A comparison of ASOS near-surface winds and WSR-88D-derived wind speed profiles measured in landfalling tropical cyclones

Richard J. Krupar, John L. Schroeder, Douglas A. Smith, Song Lak Kang, Sylvie Lorsolo

Research output: Contribution to journalArticlepeer-review

3 Scopus citations

Abstract

A set of velocity-azimuth display (VAD) wind speed profiles derived from coastal Weather Surveillance Radar-1988 Doppler (WSR-88D) systems was paired with Automated Surface Observing System (ASOS) 10-m standardized mean and nonstandardized gust wind speeds measured within 10 km of nearby WSR-88Ds. The goal was to formulate an appropriate methodology and empirical relationships to estimate overland near-surface wind conditions in landfalling tropical cyclones (TCs) using VAD tropical cyclone boundary layer (TCBL) lower-tropospheric wind measurements. A total of 17 TCs and seven ASOS/WSR-88D sites were used to construct a unique comparative dataset. Four estimation methods including the log and power laws, mean and gust wind speed ratio (WSR) methods, and curve fitting with linear regression and polynomial fits were evaluated. Results from the evaluation show that WSR-88D site-specific linear regression equations using a VAD 0-200-m layer average wind speed and nonzero intercepts provided the most accurate predictions of the ASOS 10-m standardized mean wind speed. Results also show that a non-site-specific linear regression model using a VAD 0-500-m mean boundary layer (MBL) wind speed and nonzero intercept is 1.07% more accurate than using a single-gust WSR to predict ASOS 10-m nonstandardized gust wind speeds. Only 2.15% of the ASOS 10-m nonstandardized maximum 3-s gust wind speeds were found to exceed the VAD 0-500-m MBL wind speed, indicating that the VAD 0-500-m MBL wind speed represents a viable source of momentum available for transport to the surface in the form of a gust.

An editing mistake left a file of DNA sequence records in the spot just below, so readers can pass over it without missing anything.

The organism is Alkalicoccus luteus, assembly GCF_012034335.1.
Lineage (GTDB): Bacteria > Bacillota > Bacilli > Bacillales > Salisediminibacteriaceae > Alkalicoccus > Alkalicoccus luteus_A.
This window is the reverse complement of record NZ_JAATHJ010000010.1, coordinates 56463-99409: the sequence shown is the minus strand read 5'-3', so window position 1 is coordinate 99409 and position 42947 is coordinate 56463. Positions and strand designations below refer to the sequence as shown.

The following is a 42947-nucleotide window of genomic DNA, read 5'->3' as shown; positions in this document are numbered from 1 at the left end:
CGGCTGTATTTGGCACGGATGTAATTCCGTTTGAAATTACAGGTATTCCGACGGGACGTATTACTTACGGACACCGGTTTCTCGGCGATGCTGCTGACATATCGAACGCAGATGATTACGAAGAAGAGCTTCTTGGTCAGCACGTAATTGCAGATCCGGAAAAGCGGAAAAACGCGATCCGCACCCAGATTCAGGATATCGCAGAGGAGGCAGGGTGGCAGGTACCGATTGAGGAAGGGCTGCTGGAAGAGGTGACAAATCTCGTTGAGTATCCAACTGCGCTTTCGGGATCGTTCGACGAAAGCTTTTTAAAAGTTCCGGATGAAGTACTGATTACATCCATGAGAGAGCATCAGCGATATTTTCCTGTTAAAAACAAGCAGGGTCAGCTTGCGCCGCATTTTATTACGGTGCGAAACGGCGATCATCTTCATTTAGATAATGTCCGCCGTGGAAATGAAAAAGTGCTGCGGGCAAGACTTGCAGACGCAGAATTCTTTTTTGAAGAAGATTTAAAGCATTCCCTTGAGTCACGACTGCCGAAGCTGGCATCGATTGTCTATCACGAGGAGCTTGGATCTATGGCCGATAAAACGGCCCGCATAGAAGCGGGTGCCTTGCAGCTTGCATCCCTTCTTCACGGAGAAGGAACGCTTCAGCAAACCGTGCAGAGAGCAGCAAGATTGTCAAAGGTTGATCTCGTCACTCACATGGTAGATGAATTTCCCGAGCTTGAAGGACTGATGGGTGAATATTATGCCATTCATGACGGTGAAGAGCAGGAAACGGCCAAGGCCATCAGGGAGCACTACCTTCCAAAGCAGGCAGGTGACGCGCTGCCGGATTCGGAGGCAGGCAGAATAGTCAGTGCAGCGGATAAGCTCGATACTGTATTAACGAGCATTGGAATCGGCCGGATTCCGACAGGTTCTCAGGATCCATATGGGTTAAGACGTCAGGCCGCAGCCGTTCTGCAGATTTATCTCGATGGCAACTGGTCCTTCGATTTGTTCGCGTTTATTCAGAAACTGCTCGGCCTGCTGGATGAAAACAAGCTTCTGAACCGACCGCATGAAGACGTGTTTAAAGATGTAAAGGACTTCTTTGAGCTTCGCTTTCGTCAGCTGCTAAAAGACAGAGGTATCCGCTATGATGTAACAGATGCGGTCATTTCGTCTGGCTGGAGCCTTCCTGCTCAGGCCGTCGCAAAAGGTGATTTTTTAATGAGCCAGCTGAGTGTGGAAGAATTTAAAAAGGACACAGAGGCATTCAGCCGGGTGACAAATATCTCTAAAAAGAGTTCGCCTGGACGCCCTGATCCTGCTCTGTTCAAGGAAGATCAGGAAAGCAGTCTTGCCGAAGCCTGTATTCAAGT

Original languageEnglish
Pages (from-to)1343-1361
Number of pages19
JournalWeather and Forecasting
Volume31
Issue number4
DOIs
StatePublished - Aug 1 2016

Keywords

  • Atm/ocean structure/ phenomena
  • Mathematical and statistical techniques
  • Observational techniques and algorithms
  • Radars/radar observations
  • Regression analysis
  • Statistical techniques
  • Surface observations
  • Tropical cyclones

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